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Pakistan Journal of Biological Sciences
  Year: 2015 | Volume: 18 | Issue: 6 | Page No.: 290-294
DOI: 10.3923/pjbs.2015.290.294
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Comparison of the 25, 26 and 27 Gauge Needles for Spinal Anesthesia

M. Masoud Ghanei and M. Shadi Mehraban

Spinal anesthesia is one of the widely used methods of anesthesia which is done by injection of local anesthetics in the cerebrospinal fluid in the L3-L4 region with spinal needles. Our purpose was to compare several adverse effects of the three mostly used needles for spinal anesthesia; 25, 26 and 27 G. Two hundred surgery patients enrolled in the study to randomly receive spinal anesthesia with a 25, 26 or 27 G needle with Marcaine and were studied for the incidence of hemodynamic instability, paresthesia, tremor, nausea or vomiting, headache, backache one and six months after the procedure regarding the number of attempts to have a successful spinal anesthesia. The 25 G needle was of greater success in performing spinal anesthesia in the first attempt which happened to have the least incidence of paresthesia, tremor, nausea or vomiting, headache and backache one month after the procedure. However, there was no substantial difference between the adverse effects of these three needles according to the Chi-Square tests (p value>0.05). The systolic and diastolic blood pressures were all declined after the induction of spinal anesthesia in all the three groups. The thinner the needle, the harder the induction of spinal anesthesia. The more the number of attempts to induct spinal anesthesia, the higher is the incidence of side effects. Consequently, performing spinal anesthesia with the 27 G needle, which is the thinnest of all the three gave rise to a higher incidence of most of the adverse effects. Further large-scale studies with perhaps the help of highly skilled and experienced anesthesiologists, decreasing the failure rates of the first insertion, could provide us with a better deduction about which needle has the least adverse effects.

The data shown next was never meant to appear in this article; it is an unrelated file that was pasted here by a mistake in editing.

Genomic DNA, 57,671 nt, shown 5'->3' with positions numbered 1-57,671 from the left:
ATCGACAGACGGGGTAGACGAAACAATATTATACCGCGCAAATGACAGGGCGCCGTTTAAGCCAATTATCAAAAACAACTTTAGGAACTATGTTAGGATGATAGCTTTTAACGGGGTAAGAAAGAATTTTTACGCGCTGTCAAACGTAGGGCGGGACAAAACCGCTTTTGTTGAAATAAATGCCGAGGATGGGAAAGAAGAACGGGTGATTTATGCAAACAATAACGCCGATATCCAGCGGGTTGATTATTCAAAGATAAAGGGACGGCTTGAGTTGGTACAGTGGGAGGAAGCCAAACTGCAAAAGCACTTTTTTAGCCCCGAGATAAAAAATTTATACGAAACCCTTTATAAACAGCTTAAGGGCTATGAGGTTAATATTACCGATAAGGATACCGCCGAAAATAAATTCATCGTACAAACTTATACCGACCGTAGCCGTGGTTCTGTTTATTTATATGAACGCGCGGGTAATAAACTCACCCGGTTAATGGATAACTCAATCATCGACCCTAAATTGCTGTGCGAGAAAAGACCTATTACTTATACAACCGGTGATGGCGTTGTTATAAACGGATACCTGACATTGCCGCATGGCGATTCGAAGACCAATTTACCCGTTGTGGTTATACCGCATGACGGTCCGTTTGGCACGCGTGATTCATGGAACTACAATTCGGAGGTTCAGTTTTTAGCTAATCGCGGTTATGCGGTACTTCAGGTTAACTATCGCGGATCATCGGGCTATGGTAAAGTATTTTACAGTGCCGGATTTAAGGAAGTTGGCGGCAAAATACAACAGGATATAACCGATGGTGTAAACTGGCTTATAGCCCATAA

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How to cite this article:

M. Masoud Ghanei and M. Shadi Mehraban, 2015. Comparison of the 25, 26 and 27 Gauge Needles for Spinal Anesthesia. Pakistan Journal of Biological Sciences, 18: 290-294.

DOI: 10.3923/pjbs.2015.290.294






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